ASK Jeff: The Rodale Institute’s farm manager, Jeff Moyer, answers your hardcore farming questions

What do I do about wet hay?

Posted July 13, 2006

What Jeff brings to the table

Jeff Moyer, who’s been the farm manager here at the 333-acre Rodale Institute research farm for more than a quarter of a century, receives lots of mail from farmers just like you asking for advice. Jeff’s hands-in-the-dirt experience over the past 26 years has run the gamut from refining the farm's cover cropping and crop rotation systems (including managing 270 acres in a rotation of corn, small grains, hay, and edible soy beans for a Japanese market) to overseeing The Rodale Institue Farming Systems Trial®, the world’s longest running side-by-side comparison of organic and conventional agriculture. We thought it would be fun and informative to share some of these farmer-to-farmer exchanges, and Jeff’s practical wisdom, with our readers … and we’ll be doing it on a regular basis.

Got a question of your own? Click here to send it to Jeff.

Dear Jeff,

I was reading an article on the Internet concerning you and hay management. I’m new to the hay baling business and have horses. I just recently baled about 400 bales and they sat in the pasture for just over 24 hours prior to the start of picking them up to take to the barn. Unfortunately, I only got in about 100 bales before the roof let out and it rained rather hard on the remaining bales. My question is, will these bales dry or should I get rid of them? I have read numerous articles on wet hey and see that it is a bad deal especially for horses, but I can’t seem to find anything that safely tells me already baled hay will dry if left out for a period of time.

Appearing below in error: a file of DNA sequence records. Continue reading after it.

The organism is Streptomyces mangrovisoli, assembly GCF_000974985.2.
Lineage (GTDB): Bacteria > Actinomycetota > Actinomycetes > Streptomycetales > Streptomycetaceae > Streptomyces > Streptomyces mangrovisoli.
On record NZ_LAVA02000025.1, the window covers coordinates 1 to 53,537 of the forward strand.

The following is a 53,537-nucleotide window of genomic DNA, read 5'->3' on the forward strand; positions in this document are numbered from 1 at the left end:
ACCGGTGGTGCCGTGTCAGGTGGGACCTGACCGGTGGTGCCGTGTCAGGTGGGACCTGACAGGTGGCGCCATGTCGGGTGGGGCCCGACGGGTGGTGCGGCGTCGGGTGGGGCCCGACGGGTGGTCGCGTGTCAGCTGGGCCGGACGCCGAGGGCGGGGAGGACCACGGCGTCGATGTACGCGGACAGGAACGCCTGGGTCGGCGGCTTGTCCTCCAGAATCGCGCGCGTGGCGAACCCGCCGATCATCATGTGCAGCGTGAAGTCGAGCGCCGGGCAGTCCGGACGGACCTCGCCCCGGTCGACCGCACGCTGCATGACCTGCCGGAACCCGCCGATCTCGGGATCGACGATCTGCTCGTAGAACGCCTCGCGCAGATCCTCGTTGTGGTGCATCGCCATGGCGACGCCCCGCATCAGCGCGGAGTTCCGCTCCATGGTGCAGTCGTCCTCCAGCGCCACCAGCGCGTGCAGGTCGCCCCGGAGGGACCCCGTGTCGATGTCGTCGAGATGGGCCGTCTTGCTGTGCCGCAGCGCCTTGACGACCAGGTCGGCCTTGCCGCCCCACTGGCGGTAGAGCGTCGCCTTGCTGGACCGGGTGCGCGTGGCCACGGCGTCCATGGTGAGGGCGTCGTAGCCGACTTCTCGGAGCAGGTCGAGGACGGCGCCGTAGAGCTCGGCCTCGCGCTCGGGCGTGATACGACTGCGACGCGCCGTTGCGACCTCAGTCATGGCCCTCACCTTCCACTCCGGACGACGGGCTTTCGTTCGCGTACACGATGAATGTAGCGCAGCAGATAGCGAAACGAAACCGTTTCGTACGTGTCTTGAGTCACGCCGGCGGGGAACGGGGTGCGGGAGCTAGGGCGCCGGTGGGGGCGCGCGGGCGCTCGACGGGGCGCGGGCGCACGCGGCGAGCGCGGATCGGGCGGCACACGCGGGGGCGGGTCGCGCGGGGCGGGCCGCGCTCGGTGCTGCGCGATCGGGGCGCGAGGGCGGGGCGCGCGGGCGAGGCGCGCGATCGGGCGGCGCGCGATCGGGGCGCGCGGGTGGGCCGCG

Bruce C. Sumner

Dear Bruce,

This question is as old as haymaking, and there is not simple answer. If the hay was packed tight (as in “can't fit a finger into the bale" tight) it may be that most of the water ran off the bales. If the bales were loosely baled, or if you go to lift them and they weigh a ton, they are probably ruined. If the hay is grass hay, you'll be better off than if it is legume hay. You do have the option of cutting open the bales, re-drying it and re-baling it, but 300 bales is a lot to do. Feeding moldy hay or dusty hay to horses is never a good idea. Beef cattle can take more of this than horses or milking cows and aren't quite as fussy.

The first step towards saving this crop is to determine how wet it really is. Cut a few bales open and check them. If it is soggy through the bale, it's probably mulch hay. If it only got wet on the surface, it will probably dry off in the sun and can be salvaged. If it can be salvaged, I'd get it off the ground and on to wagons where the air can get to it. Be very careful putting wet hay into a barn. In this situation, spontaneous combustion could occur from heat building up in the hay. This could become a very real fire hazard. If the hay is on a wagon, you can move it in and out of the building to help it dry.

Hope all goes well. And with hay you'll get another shot at it in about 30 days.


Dear Jeff,

That answers the mail. My wife is very cautious and would prefer me to chalk it up as a “bad hay day.” No big deal as I still have a five- to six -acre pasture I’ll cut this weekend. Thank you for your speedy response. I have a few cattle buddies who can use it.